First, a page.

It’s taken me six months to be able to say that God is good and I don’t say it lightly. I’ve really struggled with the concept as although I haven’t directly blamed God for Ben’s death, I have blamed him for not keeping him alive.
Our family and good friends are beautiful treasured gifts. They hold us up when we can’t go on! Having the strength and foresight to keep Ben right in the centre of everything we do, must be the key to unlocking snippets of beauty that will divert us away from our pain – even if only for a few moments! I know it’s not going to fix anything, not going to make it right and definitely not going to bring Ben back, but maybe it’s enough to keep us going – to help us survive this terrible nightmare!
Not to fix anything, not to gloss over the hardship, but to lay down alongside whatever hurts. The presence of beauty doesn’t magically remove all pain, but the absence of beauty makes things a lot harder to bear.”Megan Devine
I’m realising more and more that so much of this grief journey is completely out of our control. We have survived (sort of) the most traumatic and devastating shock; there is no quick and easy way to just pick up the pieces and get on with life.
Ben is my son! He is part of me – my darling, adored youngest child. We were so close and even though he was twenty-five, my maternal instincts were as strong as ever. I would have done anything in my power to protect and keep him safe. I was denied that privilege as death suddenly stole him when I wasn’t looking!! Nothing could have prepared me for that and part of me died with him that horrific day.
‘As the world moved on, I stood frozen, broken, shattered. My world would never be the same…’
– Angie Cartwright
But my struggle is not just the terrible pain of Ben’s death, it’s also trying to come to terms with our changed family – the heart-breaking sight of my husband sobbing uncontrollably – our daily burden of sorrow and bewilderment – our lack of motivation – and fighting against accepting this new sad version of the me I don’t want to be!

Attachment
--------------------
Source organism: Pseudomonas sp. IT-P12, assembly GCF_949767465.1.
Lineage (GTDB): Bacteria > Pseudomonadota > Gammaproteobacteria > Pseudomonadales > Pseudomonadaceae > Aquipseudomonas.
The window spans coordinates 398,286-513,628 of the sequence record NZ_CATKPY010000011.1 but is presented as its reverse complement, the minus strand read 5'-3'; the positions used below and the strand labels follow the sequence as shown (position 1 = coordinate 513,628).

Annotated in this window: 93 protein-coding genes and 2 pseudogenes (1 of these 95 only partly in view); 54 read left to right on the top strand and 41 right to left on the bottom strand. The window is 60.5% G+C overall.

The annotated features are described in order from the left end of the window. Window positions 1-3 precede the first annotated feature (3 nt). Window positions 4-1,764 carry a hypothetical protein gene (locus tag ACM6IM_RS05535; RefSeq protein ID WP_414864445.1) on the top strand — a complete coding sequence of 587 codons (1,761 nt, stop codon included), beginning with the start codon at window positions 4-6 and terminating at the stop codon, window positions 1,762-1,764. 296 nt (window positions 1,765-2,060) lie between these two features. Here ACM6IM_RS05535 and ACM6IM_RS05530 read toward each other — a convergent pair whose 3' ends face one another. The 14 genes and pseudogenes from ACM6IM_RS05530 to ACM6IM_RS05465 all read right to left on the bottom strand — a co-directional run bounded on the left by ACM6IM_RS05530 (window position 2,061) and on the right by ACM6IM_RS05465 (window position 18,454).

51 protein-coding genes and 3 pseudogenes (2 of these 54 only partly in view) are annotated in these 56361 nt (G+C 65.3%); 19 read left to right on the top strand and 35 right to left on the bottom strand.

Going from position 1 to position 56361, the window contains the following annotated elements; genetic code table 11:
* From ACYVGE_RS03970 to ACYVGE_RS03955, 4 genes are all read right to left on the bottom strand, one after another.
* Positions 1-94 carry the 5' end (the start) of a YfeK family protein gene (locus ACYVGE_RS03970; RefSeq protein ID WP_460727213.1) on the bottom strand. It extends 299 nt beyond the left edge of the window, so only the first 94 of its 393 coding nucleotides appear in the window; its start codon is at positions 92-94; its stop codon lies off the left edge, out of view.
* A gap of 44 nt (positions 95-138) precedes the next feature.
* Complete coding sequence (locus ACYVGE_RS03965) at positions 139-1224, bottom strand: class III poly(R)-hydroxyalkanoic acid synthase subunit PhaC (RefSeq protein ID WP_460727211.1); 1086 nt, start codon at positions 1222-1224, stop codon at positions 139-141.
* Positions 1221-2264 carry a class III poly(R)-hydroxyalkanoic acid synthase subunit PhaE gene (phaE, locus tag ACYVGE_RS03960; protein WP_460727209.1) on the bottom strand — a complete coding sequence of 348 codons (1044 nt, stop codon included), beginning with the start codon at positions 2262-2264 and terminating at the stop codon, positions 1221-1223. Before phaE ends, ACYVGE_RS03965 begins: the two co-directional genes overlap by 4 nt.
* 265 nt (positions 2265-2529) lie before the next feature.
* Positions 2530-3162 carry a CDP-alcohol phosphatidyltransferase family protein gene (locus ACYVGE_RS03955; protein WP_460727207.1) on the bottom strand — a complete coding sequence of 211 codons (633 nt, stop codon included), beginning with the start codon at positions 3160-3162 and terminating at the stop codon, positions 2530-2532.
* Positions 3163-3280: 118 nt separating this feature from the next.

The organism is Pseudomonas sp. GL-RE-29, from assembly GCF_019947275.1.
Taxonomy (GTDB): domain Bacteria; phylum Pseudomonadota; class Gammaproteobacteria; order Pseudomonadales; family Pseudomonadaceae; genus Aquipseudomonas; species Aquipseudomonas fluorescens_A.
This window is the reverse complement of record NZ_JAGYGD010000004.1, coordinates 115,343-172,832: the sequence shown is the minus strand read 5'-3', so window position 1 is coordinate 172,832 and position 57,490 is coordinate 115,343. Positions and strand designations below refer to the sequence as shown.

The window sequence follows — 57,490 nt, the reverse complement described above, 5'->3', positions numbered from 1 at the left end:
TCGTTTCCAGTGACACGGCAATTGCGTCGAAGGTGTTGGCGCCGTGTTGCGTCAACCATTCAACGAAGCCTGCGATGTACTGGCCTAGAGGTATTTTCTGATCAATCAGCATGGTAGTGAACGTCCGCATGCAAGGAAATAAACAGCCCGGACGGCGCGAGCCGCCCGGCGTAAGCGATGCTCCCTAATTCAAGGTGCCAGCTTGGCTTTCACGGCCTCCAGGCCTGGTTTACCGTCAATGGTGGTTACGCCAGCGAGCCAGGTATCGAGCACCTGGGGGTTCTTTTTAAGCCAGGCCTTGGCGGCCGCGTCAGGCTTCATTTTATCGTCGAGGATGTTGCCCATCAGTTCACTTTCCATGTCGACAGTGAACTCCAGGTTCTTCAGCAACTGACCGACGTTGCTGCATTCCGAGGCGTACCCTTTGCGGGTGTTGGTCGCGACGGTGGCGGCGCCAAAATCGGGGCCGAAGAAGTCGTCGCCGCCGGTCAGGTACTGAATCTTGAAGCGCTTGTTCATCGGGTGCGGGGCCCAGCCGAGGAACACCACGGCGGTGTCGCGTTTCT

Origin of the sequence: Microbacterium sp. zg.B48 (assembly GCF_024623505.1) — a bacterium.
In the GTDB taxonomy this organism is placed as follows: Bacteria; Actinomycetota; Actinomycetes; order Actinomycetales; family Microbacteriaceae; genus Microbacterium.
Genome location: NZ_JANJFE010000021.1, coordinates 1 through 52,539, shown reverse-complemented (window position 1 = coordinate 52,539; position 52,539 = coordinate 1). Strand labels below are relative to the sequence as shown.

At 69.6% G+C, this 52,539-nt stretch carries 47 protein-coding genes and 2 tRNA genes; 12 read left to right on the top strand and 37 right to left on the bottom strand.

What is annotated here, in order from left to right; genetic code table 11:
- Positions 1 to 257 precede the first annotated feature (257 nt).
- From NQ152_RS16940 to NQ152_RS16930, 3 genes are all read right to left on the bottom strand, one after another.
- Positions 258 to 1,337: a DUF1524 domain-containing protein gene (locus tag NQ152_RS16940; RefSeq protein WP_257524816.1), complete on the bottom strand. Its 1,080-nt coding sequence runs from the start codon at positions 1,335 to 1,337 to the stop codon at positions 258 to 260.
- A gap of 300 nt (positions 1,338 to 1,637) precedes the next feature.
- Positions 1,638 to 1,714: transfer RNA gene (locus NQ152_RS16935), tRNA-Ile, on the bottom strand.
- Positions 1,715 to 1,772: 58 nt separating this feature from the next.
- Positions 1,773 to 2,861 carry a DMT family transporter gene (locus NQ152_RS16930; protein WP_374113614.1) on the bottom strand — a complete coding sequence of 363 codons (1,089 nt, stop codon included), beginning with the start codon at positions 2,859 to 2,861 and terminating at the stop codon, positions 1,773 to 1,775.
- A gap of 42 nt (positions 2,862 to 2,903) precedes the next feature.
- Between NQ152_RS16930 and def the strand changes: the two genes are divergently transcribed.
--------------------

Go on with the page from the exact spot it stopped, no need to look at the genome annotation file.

On reflection I think our precious few days in Chamonix enabled me to slightly shift my focus from misery to joy because it suddenly leapt out at me that keeping Ben’s memories alive are the only way to keep him with us.
Ben was one of the happiest people you could ever meet and I want to be inspired by his attitudes and positive outlook on life. He radiated happiness and valued people – not just his close friends! His mantra was ‘happiness is only real when shared ‘and he meant it! What a beautiful legacy. It is my absolute privilege to be his mum!
I wanted to write this all down while it’s fresh in my mind knowing that at any minute I will probably sink back into the dark murky waters of grief.
Sadly, we’re all travelling on a desolate and lonely journey that is simply impossible to adequately describe. It stretches out relentlessly and is totally confusing. If you’re in this place you will know exactly what I mean.
But over the past few days I have felt the tiniest glimmer of hope and knew I must capture it quickly before it disappeared. I don’t even know exactly what I’m hoping for long term because our darling Ben has gone forever – but any hint of beauty in this new world will help to make living a little more bearable.
‘We begin to remember not just that you died, but that you lived. And that you gave us memories too beautiful to forget. ‘
– Author unknown